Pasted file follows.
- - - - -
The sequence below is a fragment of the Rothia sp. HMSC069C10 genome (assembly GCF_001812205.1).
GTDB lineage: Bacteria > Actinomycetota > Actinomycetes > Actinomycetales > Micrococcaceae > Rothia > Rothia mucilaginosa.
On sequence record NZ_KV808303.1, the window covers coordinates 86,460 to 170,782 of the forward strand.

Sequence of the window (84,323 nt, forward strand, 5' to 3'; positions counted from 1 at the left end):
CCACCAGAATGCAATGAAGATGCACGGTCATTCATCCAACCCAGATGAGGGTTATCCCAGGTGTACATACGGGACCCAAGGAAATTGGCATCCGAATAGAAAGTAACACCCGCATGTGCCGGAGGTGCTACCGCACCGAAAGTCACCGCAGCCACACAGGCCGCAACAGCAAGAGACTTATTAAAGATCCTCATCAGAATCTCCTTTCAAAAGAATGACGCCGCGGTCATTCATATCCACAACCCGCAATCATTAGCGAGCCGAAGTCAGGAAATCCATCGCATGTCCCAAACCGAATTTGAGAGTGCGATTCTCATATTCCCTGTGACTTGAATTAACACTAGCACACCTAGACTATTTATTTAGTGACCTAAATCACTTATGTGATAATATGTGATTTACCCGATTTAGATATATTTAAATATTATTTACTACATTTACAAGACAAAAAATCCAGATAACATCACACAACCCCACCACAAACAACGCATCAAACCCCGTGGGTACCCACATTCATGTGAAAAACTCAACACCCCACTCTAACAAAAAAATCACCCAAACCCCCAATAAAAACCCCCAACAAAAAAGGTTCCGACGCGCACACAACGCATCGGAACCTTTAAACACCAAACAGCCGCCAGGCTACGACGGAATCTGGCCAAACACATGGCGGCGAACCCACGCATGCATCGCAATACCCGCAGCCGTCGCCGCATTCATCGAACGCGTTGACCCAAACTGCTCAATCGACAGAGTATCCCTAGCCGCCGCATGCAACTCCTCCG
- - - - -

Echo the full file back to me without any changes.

The sequence below is a fragment of the Rothia sp. HMSC069C10 genome (assembly GCF_001812205.1).
GTDB lineage: Bacteria > Actinomycetota > Actinomycetes > Actinomycetales > Micrococcaceae > Rothia > Rothia mucilaginosa.
On sequence record NZ_KV808303.1, the window covers coordinates 86,460 to 170,782 of the forward strand.

Sequence of the window (84,323 nt, forward strand, 5' to 3'; positions counted from 1 at the left end):
CCACCAGAATGCAATGAAGATGCACGGTCATTCATCCAACCCAGATGAGGGTTATCCCAGGTGTACATACGGGACCCAAGGAAATTGGCATCCGAATAGAAAGTAACACCCGCATGTGCCGGAGGTGCTACCGCACCGAAAGTCACCGCAGCCACACAGGCCGCAACAGCAAGAGACTTATTAAAGATCCTCATCAGAATCTCCTTTCAAAAGAATGACGCCGCGGTCATTCATATCCACAACCCGCAATCATTAGCGAGCCGAAGTCAGGAAATCCATCGCATGTCCCAAACCGAATTTGAGAGTGCGATTCTCATATTCCCTGTGACTTGAATTAACACTAGCACACCTAGACTATTTATTTAGTGACCTAAATCACTTATGTGATAATATGTGATTTACCCGATTTAGATATATTTAAATATTATTTACTACATTTACAAGACAAAAAATCCAGATAACATCACACAACCCCACCACAAACAACGCATCAAACCCCGTGGGTACCCACATTCATGTGAAAAACTCAACACCCCACTCTAACAAAAAAATCACCCAAACCCCCAATAAAAACCCCCAACAAAAAAGGTTCCGACGCGCACACAACGCATCGGAACCTTTAAACACCAAACAGCCGCCAGGCTACGACGGAATCTGGCCAAACACATGGCGGCGAACCCACGCATGCATCGCAATACCCGCAGCCGTCGCCGCATTCATCGAACGCGTTGACCCAAACTGCTCAATCGACAGAGTATCCCTAGCCGCCGCATGCAACTCCTCCG